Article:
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Bruce Springsteen

Working on a Dream

Columbia

Sounds like: What you'd find at Bruce's rummage sale

Short take: This dream could have used more work

Add Working on a Dream to the list of Bruce Springsteen's dubious 2009 decisions, which already includes a Wal-Mart-only sale of his latest hits compilation and his crotch-cam, "Boss time" Super Bowl halftime performance. The fuzzbox blues of "Good Eye" is derivative of live performances of "Reason to Believe"; "Tomorrow Never Knows" echoes Cat Stevens' "Here Comes My Baby"; and "Surprise, Surprise" is a poor man's "Girls in Their Summer Clothes." The most inspired moments, such as the rocker "My Lucky Day," the Barack Obama-inspired title track, and the tossed-in Golden Globe winner "The Wrestler," fail to connect around the droning "This Life" and "Life Itself." That Springsteen was able to do this much while touring, stumping for Obama and mourning the death of bandmate Danny Federici is laudable, but both Springsteen and this album could have used some "Boss time" to themselves. Jason Notte


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Ran Blake

Driftwoods

Tompkins Square Records

Sounds like: Haunting covers from a master pianist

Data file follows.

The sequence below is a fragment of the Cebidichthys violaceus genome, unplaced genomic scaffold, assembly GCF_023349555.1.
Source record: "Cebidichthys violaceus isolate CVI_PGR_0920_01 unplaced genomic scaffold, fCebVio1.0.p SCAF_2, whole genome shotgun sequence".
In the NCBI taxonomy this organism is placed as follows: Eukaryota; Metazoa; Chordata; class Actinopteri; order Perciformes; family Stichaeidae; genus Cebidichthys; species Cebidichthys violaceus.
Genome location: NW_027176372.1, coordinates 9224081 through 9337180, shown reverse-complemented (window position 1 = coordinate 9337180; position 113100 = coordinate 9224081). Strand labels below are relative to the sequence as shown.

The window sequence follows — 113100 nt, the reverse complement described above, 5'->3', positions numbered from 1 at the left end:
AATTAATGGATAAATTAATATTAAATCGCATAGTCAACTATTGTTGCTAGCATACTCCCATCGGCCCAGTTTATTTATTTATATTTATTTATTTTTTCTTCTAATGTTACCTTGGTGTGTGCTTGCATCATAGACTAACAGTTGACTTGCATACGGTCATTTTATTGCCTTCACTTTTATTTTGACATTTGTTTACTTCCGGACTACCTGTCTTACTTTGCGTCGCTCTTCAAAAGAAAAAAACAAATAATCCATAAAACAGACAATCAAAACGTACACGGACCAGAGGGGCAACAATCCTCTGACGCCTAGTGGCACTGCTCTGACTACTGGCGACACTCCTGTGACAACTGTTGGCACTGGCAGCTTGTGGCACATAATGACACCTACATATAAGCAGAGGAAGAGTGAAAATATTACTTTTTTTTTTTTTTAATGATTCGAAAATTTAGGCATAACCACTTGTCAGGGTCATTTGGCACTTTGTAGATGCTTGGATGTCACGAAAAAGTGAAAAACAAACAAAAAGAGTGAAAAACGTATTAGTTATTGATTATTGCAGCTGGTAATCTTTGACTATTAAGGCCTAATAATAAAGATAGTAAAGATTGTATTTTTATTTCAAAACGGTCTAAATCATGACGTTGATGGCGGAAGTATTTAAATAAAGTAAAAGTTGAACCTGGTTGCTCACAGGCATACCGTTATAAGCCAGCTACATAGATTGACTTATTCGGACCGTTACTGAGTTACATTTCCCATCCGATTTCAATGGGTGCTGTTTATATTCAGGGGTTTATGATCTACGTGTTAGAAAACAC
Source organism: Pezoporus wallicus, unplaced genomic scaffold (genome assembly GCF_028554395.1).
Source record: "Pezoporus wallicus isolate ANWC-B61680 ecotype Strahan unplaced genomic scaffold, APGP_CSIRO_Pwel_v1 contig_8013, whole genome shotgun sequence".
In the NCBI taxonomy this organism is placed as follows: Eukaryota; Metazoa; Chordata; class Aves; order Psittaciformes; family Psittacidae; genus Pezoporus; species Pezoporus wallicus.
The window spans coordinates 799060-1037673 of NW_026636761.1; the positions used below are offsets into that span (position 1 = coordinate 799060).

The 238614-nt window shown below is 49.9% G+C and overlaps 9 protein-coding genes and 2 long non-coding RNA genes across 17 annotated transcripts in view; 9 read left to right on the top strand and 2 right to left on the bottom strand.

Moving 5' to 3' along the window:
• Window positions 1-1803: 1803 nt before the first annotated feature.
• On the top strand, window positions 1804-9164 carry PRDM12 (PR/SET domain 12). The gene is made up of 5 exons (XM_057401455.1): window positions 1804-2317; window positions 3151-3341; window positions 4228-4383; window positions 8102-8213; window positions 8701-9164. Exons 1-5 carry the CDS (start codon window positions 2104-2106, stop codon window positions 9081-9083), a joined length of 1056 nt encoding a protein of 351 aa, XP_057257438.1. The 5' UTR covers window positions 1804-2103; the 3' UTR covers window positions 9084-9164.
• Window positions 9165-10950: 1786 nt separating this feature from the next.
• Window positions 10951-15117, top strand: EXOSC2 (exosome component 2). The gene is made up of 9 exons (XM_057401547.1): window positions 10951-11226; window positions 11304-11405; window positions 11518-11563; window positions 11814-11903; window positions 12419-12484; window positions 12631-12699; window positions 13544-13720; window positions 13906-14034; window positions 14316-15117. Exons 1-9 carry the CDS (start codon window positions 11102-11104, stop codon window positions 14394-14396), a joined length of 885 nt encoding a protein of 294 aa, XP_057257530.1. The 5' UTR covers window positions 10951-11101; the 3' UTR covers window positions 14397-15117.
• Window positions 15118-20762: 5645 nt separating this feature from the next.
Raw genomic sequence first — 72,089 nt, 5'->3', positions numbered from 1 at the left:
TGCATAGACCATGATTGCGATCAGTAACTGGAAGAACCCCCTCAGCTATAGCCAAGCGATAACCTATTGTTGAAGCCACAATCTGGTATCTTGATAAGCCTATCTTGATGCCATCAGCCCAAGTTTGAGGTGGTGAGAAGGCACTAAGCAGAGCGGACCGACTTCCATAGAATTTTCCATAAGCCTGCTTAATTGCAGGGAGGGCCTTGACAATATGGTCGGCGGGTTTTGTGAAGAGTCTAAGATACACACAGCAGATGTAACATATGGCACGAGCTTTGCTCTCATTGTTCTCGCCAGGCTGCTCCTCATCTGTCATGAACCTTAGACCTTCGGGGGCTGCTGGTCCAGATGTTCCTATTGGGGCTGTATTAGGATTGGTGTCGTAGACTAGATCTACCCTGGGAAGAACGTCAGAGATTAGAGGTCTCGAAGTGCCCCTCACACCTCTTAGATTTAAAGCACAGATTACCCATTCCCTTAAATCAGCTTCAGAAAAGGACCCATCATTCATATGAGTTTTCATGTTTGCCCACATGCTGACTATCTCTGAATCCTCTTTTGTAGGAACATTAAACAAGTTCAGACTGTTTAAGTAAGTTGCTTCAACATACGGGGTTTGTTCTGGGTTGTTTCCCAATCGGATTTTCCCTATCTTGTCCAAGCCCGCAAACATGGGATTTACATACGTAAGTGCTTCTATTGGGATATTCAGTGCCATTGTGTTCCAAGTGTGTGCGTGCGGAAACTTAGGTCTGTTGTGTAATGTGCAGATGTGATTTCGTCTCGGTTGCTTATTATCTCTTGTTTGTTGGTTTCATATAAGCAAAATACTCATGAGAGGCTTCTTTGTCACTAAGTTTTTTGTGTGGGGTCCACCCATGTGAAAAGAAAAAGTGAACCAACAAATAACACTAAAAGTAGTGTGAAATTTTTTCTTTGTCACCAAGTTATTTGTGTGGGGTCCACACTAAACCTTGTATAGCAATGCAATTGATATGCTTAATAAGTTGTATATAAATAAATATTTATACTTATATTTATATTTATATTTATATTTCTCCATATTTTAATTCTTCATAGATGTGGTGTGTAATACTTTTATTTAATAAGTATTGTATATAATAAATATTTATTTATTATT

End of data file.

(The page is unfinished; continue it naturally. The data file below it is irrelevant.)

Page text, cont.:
Short take: Bleak and beautiful

Ran Blake is one expressive player. On Driftwoods, he gathers 13 of his favorite vocal performances and uses the piano to turn them into haunting instrumental songs of mystery. Sarah Vaughan's "Dancing in the Dark" is all stormy notes and funereal feel, while Leon Payne's "Lost Highway" stretches out every note in a way Hank Williams never envisioned. "Unforgettable" launched a million marriages after Nat "King" Cole performed it; Ran Blake's embellishment is more like the soundtrack to divorce. The vocals of Milton Nascimento, Billie Holiday, Frances Faye, Hubert Powell, Mahalia Jackson and Sheila Jordan serve as off points for the pianist, with all of them sharing a crying-time emotion. Near the end, Jackson's "I'm Going to Tell God" says it all. From the promise of heaven to the pain of hell, Ran Blake takes us there. Bill Bentley


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... And You Will Know Us By the Trail of Dead

The Century of Self

Richter Scale Records / Release: Feb. 17

Sounds like: '90s alt rock with a modern spin

Short take: Band finds an indie rock groove

... And You Will Know Us By the Trail of Dead's best album was 2006's So Divided, which had more pageantry than Radiohead along with a Guided By Voices sense of pop melody. It was anthemic without a hint of bombast. For its follow-up, the group has created a complementary release that, although slightly obtuse, soon crawls underneath your skin with much gravity and purpose. "Far Pavillions" uses a Swervedriver-like swirling guitar as singer Conrad Keely howls his emotions, while "Bells of Creation" is a grandiose affair. The band expands its songwriting boundaries with "Ascending," a cascading guitar jam that employs two seemingly incongruent vocal tracks that somehow fit together, like tiny puzzle pieces flung in the air and falling back to earth in perfect symmetry. The Dead remains alive on The Century of Self, which will further expand this indie rock act's legend. John Benson

  • Bruce Springsteen, Ran Blake, ... And You Will Know Us By the Trail of Dead

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